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January 24, 2008

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like you say - easy to understand, not so easy to do sometimes. I've found that having the money come out of my paycheck before i even see it helps me to save - then it doesn't feel like saving.

Pete

I thought of your column when I read this story this morning at breakfast. She was clearly someone who lived within her means...and was a good saver. Impressive.


http://www.oregonlive.com/news/oregonian/index.ssf?/base/news/1201148718278210.xml&coll=7

It also points out the importance of letting someone know where your documents, accounts and safety deposit boxes are.

Marjory --

Interesting story indeed! Thanks for sharing!

What is so remarkable about this story?

Why did she stash CASH in her safe deposit box? Why wasn't it invested? (psst, doesn't a certain parable come to mind?)

Considering her earnings as well as the presumed earnings of her husband, her monthly Social Security was probably in the neighborhood of $1,500 or so. Add in her small monthly pension, and she may well have had $2,000 income per month.

The lawyer estimated she had probably saved about $500 per month, leaving her with approx $1,500 per month to spend.

She presumably did not have a house payment - the mortgage was probably paid off years earlier, and anyway would have been a low payment considering the lower purchase price of decades ago.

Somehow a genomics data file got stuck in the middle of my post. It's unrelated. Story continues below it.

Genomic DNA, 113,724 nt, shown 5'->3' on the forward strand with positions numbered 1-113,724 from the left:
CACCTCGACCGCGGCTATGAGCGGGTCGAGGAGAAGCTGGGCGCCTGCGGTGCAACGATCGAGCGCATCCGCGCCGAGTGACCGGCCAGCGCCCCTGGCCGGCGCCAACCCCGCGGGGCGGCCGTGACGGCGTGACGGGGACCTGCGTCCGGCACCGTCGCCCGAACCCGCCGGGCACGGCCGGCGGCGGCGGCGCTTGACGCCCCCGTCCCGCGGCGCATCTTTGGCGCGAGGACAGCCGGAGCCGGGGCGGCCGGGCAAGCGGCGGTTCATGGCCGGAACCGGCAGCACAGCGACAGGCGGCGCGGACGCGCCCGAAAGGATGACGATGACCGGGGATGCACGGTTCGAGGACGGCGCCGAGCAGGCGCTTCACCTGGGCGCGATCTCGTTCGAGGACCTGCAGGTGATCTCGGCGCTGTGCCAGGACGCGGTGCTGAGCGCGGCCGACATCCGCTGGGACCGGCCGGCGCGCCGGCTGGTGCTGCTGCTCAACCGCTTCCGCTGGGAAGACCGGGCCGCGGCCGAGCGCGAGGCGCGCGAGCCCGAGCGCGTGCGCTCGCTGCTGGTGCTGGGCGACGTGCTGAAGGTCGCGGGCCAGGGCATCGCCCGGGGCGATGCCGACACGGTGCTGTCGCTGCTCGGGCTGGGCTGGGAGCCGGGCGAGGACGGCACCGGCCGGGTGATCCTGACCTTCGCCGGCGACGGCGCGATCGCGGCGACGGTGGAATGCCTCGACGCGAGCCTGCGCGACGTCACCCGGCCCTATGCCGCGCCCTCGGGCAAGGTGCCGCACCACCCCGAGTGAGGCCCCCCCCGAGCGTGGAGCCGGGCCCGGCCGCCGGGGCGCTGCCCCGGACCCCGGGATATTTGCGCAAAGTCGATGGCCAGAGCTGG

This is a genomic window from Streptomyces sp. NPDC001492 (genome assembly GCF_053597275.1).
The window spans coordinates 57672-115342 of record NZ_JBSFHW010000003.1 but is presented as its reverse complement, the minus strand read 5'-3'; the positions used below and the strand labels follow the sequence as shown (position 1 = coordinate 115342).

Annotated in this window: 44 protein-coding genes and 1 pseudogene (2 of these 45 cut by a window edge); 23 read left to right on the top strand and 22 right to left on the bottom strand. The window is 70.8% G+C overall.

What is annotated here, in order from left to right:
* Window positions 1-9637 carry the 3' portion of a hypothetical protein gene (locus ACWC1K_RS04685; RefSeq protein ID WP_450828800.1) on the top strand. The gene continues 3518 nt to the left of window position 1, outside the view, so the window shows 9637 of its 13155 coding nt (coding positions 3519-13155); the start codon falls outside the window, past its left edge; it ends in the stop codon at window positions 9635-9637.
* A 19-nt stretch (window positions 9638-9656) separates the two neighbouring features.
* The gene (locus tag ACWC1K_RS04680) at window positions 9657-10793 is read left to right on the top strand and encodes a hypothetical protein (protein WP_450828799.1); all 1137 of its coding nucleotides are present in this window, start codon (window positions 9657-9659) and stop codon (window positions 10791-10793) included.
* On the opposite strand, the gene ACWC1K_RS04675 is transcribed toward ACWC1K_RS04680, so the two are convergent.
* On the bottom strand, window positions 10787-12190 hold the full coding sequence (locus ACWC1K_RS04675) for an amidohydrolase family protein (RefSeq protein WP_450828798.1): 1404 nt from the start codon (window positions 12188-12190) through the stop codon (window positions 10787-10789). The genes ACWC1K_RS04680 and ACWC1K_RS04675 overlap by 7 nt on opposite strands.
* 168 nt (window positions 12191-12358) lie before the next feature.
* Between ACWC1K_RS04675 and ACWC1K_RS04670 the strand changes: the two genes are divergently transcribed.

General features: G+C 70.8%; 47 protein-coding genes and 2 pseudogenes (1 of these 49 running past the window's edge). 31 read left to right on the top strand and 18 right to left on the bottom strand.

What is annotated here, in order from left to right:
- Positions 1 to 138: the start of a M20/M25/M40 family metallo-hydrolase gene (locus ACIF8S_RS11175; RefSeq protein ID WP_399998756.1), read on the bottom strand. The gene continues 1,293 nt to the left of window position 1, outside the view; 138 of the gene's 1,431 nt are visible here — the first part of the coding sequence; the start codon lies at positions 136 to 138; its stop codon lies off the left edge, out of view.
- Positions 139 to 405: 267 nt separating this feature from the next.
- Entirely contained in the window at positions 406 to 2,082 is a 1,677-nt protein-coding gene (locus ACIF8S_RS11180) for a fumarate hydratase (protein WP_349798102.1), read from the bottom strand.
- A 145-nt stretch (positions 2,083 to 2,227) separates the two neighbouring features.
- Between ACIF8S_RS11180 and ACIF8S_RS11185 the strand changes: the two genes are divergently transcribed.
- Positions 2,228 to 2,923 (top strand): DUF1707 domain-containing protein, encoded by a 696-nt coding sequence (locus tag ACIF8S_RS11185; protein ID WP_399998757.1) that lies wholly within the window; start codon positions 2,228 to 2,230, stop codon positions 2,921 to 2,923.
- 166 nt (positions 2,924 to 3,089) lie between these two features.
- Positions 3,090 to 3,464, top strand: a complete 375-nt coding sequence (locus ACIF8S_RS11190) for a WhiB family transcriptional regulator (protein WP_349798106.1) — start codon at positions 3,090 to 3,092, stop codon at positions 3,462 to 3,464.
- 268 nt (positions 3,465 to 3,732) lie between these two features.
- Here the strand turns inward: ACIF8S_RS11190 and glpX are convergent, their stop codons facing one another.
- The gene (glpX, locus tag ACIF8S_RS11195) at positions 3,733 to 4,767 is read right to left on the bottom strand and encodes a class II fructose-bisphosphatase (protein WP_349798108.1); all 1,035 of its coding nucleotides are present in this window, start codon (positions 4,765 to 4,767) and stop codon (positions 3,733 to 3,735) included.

Millions of Americans work full-time for lower incomes, and pay 40-50 percent of that income for rent.

So what's so great about this story?

PP --

"So what's so great about this story?"

She left a net worth of $425k while at her PEAK earning she pulled in $25k per year. That's pretty good.

Well, um, er, uh, I missed the $425K at the end of the story first time I read it. So I sit corrected. (D'oh!)

Still, we don't know how much of that $425K is represented by her house. Considering its location (northeast Portland includes a wide range of income and housing values), the house should be worth at least $200K and possibly considerably more. I'm guessing that the $105K represented only cash and not the expired CDs.

PP --

BTW, I know it's you.

Well, I assume my IP address is in your logs, so I figured as much.

It's a nice story which deserves a writeup in the Shriners' press but I'm not so sure about a general newspaper. Many of the personal stories of PF bloggers are more worthy of newspaper ink. (grin)

But it is good to see that there are some (apparently) honest lawyers.

Perhaps this should be commandment No: 1.

Just like you have said that this would be your best pf advise ever.

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